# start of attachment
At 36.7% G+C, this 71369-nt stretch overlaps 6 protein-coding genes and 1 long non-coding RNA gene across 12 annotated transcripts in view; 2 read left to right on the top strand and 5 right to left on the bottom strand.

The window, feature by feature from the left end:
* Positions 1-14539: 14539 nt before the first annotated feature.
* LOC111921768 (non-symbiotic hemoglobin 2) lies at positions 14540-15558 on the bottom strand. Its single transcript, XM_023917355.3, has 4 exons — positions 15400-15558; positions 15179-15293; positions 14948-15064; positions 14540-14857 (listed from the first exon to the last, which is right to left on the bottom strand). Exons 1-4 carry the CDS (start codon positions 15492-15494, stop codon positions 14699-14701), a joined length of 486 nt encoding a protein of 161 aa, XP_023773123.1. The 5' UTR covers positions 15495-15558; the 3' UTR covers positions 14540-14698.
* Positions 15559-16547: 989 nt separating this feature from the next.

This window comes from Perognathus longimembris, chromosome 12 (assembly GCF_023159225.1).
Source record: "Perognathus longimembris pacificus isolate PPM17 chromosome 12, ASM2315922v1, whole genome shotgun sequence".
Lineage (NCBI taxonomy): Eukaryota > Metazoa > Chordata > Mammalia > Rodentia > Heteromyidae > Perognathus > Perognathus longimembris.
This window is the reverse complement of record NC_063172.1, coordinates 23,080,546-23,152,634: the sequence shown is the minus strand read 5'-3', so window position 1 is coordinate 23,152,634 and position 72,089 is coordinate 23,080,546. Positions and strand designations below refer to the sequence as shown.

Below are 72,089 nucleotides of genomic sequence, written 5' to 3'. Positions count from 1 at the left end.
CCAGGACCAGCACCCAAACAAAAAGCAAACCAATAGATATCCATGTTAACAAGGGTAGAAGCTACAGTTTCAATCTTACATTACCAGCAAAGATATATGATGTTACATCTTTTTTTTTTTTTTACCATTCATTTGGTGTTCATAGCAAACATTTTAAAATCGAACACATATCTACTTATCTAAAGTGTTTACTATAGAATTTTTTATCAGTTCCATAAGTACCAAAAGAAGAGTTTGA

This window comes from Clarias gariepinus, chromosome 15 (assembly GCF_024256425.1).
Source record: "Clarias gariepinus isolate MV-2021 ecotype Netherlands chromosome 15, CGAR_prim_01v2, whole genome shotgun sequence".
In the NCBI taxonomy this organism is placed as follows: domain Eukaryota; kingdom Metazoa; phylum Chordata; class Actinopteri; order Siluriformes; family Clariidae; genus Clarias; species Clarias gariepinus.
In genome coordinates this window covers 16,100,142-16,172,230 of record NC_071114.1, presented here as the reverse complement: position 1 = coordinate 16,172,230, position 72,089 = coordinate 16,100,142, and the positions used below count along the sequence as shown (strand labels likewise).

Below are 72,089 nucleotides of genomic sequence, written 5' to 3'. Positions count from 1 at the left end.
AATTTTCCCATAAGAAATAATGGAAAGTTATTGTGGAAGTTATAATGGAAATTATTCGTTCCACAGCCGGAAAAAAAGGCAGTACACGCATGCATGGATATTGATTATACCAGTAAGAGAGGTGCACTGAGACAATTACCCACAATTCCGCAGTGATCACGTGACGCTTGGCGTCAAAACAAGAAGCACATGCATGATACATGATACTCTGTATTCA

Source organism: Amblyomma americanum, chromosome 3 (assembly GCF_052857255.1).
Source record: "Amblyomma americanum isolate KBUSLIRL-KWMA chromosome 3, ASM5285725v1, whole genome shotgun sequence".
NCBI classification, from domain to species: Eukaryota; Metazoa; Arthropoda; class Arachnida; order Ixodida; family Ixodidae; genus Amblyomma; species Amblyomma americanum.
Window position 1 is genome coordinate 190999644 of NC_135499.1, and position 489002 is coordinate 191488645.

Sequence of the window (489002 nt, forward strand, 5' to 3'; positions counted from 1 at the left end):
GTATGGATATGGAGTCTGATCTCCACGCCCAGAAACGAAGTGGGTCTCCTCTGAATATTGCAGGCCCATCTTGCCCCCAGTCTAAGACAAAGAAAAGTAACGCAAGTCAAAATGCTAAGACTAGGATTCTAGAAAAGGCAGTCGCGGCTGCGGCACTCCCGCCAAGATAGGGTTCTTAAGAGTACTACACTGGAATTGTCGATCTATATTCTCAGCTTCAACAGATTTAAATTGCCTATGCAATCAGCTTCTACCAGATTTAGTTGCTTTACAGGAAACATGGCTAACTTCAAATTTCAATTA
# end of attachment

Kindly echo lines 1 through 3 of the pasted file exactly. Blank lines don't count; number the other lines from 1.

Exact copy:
At 36.7% G+C, this 71369-nt stretch overlaps 6 protein-coding genes and 1 long non-coding RNA gene across 12 annotated transcripts in view; 2 read left to right on the top strand and 5 right to left on the bottom strand.

The window, feature by feature from the left end:
* Positions 1-14539: 14539 nt before the first annotated feature.